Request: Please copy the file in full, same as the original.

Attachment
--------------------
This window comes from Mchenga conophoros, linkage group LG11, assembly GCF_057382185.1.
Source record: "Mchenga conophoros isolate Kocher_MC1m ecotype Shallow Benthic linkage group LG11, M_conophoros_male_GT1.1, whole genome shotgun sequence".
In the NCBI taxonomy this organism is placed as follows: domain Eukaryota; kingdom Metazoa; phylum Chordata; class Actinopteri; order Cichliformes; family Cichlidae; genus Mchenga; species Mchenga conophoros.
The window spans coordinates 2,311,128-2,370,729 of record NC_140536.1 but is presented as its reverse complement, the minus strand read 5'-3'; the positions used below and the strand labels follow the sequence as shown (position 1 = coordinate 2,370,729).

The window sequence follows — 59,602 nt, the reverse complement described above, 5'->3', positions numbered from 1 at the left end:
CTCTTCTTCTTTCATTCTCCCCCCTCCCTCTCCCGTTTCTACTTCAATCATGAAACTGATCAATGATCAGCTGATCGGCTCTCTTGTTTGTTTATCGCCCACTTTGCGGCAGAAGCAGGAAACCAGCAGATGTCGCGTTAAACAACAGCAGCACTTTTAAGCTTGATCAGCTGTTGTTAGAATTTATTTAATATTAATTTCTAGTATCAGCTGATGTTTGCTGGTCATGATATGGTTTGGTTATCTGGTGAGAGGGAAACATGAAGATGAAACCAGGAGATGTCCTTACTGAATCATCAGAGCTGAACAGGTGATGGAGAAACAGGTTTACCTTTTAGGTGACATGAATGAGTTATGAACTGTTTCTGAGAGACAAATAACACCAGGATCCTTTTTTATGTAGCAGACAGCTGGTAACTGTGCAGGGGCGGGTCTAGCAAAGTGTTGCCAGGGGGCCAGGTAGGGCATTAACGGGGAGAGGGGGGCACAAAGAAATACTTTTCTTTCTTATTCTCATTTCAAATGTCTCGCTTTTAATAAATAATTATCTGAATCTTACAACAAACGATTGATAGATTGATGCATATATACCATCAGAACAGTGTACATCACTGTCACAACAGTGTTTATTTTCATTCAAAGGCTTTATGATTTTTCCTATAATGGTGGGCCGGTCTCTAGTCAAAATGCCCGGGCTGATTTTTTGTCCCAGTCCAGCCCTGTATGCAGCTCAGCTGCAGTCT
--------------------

This window comes from Mchenga conophoros, linkage group LG11, assembly GCF_057382185.1.
Source record: "Mchenga conophoros isolate Kocher_MC1m ecotype Shallow Benthic linkage group LG11, M_conophoros_male_GT1.1, whole genome shotgun sequence".
In the NCBI taxonomy this organism is placed as follows: domain Eukaryota; kingdom Metazoa; phylum Chordata; class Actinopteri; order Cichliformes; family Cichlidae; genus Mchenga; species Mchenga conophoros.
The window spans coordinates 2,311,128-2,370,729 of record NC_140536.1 but is presented as its reverse complement, the minus strand read 5'-3'; the positions used below and the strand labels follow the sequence as shown (position 1 = coordinate 2,370,729).

The window sequence follows — 59,602 nt, the reverse complement described above, 5'->3', positions numbered from 1 at the left end:
CTCTTCTTCTTTCATTCTCCCCCCTCCCTCTCCCGTTTCTACTTCAATCATGAAACTGATCAATGATCAGCTGATCGGCTCTCTTGTTTGTTTATCGCCCACTTTGCGGCAGAAGCAGGAAACCAGCAGATGTCGCGTTAAACAACAGCAGCACTTTTAAGCTTGATCAGCTGTTGTTAGAATTTATTTAATATTAATTTCTAGTATCAGCTGATGTTTGCTGGTCATGATATGGTTTGGTTATCTGGTGAGAGGGAAACATGAAGATGAAACCAGGAGATGTCCTTACTGAATCATCAGAGCTGAACAGGTGATGGAGAAACAGGTTTACCTTTTAGGTGACATGAATGAGTTATGAACTGTTTCTGAGAGACAAATAACACCAGGATCCTTTTTTATGTAGCAGACAGCTGGTAACTGTGCAGGGGCGGGTCTAGCAAAGTGTTGCCAGGGGGCCAGGTAGGGCATTAACGGGGAGAGGGGGGCACAAAGAAATACTTTTCTTTCTTATTCTCATTTCAAATGTCTCGCTTTTAATAAATAATTATCTGAATCTTACAACAAACGATTGATAGATTGATGCATATATACCATCAGAACAGTGTACATCACTGTCACAACAGTGTTTATTTTCATTCAAAGGCTTTATGATTTTTCCTATAATGGTGGGCCGGTCTCTAGTCAAAATGCCCGGGCTGATTTTTTGTCCCAGTCCAGCCCTGTATGCAGCTCAGCTGCAGTCT